A strutting rascal of a cock have I beheld chuck, chuck, chuck, chucking his mistress to him, when he has found a single barley-corn, taking it up with his bill, and letting it drop five or six times, still repeating his chucking invitation; and when two or three of his feathered ladies strive who shall be the first for it [O Jack! a cock is a grand signor of a bird] he directs the bill of the foremost to it; and, when she has got the dirty pearl, he struts over her with an erected crest, and with an exulting chuck—a chuck-aw-aw-w, circling round her with dropped wings, sweeping the dust in humble courtship; while the obliged she, half-shy, half-willing, by her cowering tail, prepared wings, yet seemingly affrighted eyes, and contracted neck, lets one see that she knows the barley-corn was not all he called her for.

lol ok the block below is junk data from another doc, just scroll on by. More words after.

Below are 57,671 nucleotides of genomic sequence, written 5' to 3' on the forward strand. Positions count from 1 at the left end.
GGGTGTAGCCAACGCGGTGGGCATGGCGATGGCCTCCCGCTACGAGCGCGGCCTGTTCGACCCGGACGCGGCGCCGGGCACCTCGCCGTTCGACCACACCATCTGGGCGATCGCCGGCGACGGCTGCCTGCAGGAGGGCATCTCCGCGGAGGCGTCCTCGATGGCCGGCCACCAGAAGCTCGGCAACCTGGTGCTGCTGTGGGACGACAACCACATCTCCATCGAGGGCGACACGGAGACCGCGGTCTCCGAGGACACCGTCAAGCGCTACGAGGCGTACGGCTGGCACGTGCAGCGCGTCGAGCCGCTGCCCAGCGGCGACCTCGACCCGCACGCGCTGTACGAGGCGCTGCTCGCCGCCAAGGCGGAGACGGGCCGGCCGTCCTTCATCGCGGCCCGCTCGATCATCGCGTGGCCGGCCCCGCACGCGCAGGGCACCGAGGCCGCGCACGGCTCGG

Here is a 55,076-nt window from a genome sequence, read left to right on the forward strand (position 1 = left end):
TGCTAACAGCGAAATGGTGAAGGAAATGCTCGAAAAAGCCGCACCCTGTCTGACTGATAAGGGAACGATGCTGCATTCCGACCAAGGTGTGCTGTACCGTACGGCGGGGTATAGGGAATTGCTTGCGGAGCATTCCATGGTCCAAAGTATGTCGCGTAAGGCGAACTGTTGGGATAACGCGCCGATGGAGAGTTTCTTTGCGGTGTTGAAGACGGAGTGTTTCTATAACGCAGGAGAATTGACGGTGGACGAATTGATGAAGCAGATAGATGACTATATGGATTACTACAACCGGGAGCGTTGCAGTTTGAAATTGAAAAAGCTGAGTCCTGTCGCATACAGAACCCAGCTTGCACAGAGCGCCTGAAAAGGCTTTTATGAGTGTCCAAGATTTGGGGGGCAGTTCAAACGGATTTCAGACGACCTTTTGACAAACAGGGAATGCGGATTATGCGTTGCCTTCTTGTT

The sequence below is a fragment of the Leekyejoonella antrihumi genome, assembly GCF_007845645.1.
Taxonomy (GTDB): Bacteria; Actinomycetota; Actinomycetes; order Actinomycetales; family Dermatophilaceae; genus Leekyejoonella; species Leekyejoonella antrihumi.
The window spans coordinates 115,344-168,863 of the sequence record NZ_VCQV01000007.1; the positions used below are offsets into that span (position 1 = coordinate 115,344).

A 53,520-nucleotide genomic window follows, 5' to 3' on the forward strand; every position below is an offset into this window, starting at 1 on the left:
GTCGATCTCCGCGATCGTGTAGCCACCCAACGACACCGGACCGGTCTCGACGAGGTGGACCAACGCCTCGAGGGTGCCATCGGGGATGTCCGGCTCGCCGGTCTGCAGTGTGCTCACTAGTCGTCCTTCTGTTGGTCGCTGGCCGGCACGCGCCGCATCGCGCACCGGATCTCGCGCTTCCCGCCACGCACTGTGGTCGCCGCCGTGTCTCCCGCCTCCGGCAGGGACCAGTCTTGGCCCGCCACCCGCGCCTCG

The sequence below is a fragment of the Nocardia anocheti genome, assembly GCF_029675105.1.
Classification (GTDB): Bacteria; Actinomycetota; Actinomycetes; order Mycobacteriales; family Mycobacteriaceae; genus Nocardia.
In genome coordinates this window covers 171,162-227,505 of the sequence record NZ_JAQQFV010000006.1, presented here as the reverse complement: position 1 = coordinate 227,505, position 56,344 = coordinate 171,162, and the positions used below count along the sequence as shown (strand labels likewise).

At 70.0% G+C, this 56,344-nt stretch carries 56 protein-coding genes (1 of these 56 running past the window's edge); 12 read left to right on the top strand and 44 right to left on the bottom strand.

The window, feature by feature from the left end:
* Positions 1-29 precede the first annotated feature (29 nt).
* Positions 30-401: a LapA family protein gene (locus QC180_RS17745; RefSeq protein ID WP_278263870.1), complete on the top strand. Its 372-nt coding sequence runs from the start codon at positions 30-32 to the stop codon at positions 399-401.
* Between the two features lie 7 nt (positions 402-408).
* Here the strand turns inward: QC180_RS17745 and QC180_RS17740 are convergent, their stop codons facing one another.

The life of the novel lies in its narrative drama and physical presentation (of which this is a small but vivid instance). But the moral message of the novel is the denial of this kind of life. Clarissa's letters only possess this dramatic power in volume I, before her elopement with Lovelace (particularly in those letters where she recounts the struggle with her family and the drama of her resistance to Solmes). In resisting her father and resisting Solmes's overtures she is resisting in the name of life, in the name of her own nature as a woman, and her letters have a corresponding passion. After her elopement with Lovelace she is forced to deny passion in the name of her sense of honour, and her letters become correspondingly a matter of moral and religious reflection, where they are not simply recounting facts. And the epistolary convention becomes in these instances a means of reflecting on moral questions rather than presenting drama. As a result, for the modern reader, the closing volume becomes the most difficult to read: the capacity of the epistolary form for moral disquisition takes over and quenches the drama.